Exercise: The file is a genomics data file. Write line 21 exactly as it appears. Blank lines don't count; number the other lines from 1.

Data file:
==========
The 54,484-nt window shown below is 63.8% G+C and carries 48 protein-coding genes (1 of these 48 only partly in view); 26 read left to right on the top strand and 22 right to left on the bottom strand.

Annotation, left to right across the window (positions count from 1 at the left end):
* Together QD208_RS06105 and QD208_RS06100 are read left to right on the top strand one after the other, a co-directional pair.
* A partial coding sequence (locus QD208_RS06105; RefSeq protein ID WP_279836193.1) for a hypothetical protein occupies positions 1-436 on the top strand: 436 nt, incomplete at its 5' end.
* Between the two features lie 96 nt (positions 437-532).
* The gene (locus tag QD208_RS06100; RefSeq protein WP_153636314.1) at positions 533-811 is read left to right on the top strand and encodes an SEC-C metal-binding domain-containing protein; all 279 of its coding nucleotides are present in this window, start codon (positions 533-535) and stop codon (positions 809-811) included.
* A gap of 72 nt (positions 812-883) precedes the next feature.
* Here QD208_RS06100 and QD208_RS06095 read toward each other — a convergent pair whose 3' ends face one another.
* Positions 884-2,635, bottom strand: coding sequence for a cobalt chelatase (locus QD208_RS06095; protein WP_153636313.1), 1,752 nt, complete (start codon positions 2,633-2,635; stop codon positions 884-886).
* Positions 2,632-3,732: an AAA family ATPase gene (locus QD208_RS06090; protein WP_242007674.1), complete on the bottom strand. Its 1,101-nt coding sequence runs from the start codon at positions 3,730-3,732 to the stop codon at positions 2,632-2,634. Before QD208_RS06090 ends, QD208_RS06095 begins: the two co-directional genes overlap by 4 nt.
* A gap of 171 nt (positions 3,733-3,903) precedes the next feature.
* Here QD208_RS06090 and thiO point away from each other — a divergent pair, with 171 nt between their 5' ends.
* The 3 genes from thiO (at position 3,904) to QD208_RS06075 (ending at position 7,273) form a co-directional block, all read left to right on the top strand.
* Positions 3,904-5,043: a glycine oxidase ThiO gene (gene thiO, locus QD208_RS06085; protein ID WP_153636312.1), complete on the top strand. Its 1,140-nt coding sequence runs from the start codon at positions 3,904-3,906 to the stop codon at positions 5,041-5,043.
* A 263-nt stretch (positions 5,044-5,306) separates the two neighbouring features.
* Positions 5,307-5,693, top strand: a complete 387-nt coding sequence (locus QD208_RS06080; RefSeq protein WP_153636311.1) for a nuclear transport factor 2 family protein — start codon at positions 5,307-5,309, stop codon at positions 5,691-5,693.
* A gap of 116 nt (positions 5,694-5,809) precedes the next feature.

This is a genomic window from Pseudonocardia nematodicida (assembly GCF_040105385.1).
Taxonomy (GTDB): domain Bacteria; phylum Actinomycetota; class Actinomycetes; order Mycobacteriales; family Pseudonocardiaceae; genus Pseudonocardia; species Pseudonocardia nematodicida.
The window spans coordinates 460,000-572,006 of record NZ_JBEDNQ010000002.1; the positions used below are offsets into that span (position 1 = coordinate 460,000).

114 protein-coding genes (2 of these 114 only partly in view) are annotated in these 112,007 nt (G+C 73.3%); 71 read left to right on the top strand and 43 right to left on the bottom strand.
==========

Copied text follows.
114 protein-coding genes (2 of these 114 only partly in view) are annotated in these 112,007 nt (G+C 73.3%); 71 read left to right on the top strand and 43 right to left on the bottom strand.